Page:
White House pressured Afghanistan to adopt indefinite detention regime

In a story that is not getting enough attention, it appears to be that the White House has succeeded in pressuring Afghanistan President Hamid Karzai in adopting an indefinite detention regime for the over 3,000 prisoners in Obama’s Afghan Gitmo.

John Glaser reports:

With Washington’s supervision, Afghanistan is secretly adopting a system of indefinite detention for thousands of prisoners previously held without charge by the U.S., human rights organizations have found.

As part of the Obama administration’s concessions to the government in Kabul, led by President Hamid Karzai, control of all Afghan prisons will be relinquished to Afghan control. But Washington has directed Karzai to secretly adopt what is called “administrative detention,” which means indefinite imprisonment without charge or trial for the over 3,000 detainees held in Bagram Airbase.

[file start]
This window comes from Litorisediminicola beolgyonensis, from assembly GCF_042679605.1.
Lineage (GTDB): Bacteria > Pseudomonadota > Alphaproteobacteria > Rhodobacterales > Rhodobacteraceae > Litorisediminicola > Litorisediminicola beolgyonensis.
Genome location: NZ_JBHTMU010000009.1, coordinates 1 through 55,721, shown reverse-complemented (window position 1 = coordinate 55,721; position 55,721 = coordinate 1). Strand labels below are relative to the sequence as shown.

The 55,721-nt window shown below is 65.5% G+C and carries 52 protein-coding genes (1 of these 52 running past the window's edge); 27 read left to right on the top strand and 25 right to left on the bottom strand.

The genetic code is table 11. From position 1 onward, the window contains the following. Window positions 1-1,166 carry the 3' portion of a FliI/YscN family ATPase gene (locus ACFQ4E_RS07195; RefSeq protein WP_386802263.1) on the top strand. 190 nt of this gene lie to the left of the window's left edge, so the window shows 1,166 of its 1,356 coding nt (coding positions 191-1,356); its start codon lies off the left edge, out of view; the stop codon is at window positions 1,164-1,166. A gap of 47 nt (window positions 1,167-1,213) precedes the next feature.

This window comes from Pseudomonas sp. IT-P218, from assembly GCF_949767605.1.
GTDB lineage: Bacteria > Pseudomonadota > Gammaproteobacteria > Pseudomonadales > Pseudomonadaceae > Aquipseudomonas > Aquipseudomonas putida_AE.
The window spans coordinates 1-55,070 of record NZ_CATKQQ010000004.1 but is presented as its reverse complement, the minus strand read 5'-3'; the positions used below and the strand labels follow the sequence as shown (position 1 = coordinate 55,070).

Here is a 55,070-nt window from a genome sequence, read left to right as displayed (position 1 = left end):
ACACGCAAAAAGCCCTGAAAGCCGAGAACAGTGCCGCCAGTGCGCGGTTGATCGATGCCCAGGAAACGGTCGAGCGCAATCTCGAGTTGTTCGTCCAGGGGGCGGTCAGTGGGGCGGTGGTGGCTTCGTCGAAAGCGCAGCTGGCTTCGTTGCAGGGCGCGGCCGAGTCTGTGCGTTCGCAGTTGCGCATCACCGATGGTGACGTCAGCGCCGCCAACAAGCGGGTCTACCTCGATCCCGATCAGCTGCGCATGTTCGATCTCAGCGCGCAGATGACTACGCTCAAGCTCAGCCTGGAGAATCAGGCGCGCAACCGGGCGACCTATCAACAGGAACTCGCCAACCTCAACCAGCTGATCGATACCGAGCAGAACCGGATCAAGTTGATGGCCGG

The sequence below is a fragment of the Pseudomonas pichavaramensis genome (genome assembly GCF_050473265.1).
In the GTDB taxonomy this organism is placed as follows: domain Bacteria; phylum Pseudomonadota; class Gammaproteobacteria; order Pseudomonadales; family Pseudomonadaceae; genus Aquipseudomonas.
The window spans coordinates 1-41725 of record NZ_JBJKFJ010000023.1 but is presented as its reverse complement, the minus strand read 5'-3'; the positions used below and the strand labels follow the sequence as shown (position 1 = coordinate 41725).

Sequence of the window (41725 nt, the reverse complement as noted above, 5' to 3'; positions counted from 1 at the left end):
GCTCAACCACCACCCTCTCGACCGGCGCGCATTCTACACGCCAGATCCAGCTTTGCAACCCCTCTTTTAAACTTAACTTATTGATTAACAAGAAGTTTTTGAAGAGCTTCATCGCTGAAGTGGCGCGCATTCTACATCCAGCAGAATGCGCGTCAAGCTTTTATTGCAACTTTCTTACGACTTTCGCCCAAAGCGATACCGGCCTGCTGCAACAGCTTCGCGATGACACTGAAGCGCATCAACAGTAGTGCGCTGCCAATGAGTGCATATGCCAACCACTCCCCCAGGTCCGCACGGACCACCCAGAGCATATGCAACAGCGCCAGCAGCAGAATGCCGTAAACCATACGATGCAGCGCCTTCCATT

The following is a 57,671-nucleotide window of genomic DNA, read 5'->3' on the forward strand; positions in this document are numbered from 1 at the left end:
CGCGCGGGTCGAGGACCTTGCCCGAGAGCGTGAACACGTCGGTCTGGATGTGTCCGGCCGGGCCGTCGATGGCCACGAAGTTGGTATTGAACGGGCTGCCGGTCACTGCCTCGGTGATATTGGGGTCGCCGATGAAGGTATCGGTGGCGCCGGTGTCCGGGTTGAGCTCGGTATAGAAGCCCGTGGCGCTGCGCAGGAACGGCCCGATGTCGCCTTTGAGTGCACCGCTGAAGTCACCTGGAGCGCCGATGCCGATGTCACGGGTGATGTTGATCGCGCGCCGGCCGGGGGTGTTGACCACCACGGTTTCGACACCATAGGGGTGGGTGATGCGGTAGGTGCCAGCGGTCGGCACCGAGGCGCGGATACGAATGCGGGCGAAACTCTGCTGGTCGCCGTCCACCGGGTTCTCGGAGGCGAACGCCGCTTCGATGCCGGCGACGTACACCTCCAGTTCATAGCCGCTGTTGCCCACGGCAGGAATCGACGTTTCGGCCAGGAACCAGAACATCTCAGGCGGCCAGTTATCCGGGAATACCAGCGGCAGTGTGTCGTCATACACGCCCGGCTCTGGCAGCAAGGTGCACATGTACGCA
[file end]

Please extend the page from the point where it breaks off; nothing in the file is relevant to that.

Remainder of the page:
This convenient arrangement allows the White House to commit egregious human rights abuses without the risk of political liability by outsourcing all of that to Afghanistan’s government.

It can be argued that the existence of these “gulags” also delegitimizes Karzai’s government in the eyes of the Afghan people. Empowered by the United States’ approval, the use of indefinite detentions by the Afghan government will inevitably increase and, if it has not already happened, be expanded to include the suppression of dissent.

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